Retailers spent 2009 vying for shoppers' loyalty with unique store brands, value-added programs and promises of special savings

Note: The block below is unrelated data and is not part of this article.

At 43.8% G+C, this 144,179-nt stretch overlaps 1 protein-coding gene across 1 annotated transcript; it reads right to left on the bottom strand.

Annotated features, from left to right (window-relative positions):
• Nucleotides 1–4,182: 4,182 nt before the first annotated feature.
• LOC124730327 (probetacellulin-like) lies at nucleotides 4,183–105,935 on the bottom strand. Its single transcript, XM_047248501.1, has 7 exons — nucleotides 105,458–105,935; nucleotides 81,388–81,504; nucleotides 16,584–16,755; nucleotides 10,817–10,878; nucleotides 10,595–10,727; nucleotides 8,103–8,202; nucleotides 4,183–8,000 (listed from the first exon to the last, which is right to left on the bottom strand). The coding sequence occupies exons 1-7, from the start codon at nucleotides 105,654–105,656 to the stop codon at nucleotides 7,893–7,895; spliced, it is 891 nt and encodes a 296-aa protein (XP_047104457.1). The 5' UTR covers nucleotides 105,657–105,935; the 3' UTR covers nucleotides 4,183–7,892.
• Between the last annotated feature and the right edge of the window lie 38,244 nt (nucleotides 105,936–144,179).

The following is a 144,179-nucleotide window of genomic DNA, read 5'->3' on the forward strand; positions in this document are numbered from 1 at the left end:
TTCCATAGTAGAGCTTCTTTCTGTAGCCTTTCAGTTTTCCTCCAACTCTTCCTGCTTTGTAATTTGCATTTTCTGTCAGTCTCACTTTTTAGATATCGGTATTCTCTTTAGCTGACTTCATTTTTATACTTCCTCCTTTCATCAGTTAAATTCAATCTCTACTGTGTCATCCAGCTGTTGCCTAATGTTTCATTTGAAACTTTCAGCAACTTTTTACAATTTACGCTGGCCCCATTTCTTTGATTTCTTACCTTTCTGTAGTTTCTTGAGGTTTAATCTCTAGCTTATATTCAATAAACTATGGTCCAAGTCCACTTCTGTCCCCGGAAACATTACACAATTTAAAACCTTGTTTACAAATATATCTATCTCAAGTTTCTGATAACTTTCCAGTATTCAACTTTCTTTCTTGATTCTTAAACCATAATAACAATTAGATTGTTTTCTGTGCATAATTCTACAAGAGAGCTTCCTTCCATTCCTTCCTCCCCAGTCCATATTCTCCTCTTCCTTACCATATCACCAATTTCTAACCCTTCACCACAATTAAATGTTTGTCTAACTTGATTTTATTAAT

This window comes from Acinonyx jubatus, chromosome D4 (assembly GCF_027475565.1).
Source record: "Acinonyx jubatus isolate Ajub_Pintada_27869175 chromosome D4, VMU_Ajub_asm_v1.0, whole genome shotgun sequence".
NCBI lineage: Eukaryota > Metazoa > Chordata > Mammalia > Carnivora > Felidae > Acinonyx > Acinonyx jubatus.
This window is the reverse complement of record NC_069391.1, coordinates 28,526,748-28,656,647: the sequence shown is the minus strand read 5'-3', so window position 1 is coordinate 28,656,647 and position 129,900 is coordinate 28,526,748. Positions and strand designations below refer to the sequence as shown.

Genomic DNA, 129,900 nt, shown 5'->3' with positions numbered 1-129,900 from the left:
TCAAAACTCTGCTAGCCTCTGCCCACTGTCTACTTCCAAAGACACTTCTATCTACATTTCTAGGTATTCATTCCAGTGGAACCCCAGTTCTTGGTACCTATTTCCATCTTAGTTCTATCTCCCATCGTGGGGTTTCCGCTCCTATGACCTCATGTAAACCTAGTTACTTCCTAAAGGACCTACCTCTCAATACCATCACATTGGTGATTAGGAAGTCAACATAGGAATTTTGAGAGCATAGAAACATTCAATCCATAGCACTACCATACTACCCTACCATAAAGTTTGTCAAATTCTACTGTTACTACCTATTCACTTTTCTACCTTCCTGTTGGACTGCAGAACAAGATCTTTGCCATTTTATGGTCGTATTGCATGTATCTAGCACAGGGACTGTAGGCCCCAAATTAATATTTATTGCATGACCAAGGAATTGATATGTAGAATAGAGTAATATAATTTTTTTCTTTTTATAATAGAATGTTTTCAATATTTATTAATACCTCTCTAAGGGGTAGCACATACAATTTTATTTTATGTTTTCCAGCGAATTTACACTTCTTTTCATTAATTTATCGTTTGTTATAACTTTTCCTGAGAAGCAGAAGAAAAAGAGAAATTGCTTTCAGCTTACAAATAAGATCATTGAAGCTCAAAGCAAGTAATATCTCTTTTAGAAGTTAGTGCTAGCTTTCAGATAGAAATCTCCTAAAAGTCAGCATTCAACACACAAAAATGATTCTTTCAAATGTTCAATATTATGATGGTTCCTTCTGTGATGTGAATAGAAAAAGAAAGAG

Consumers emerged from 2008 a little bit poorer and a little bit wiser. Retailers recognized that if their mid-tier corporate brands could provide an experience equal to or better than that of the national-brand equivalent, they'd have a chance to convert consumers for life. After testing more than 5,000 Great Value items against branded counterparts, Wal-Mart reformulated 750. But to appeal to higher income consumers, it added new items like organic cage-free eggs, fat-free ice cream and ...
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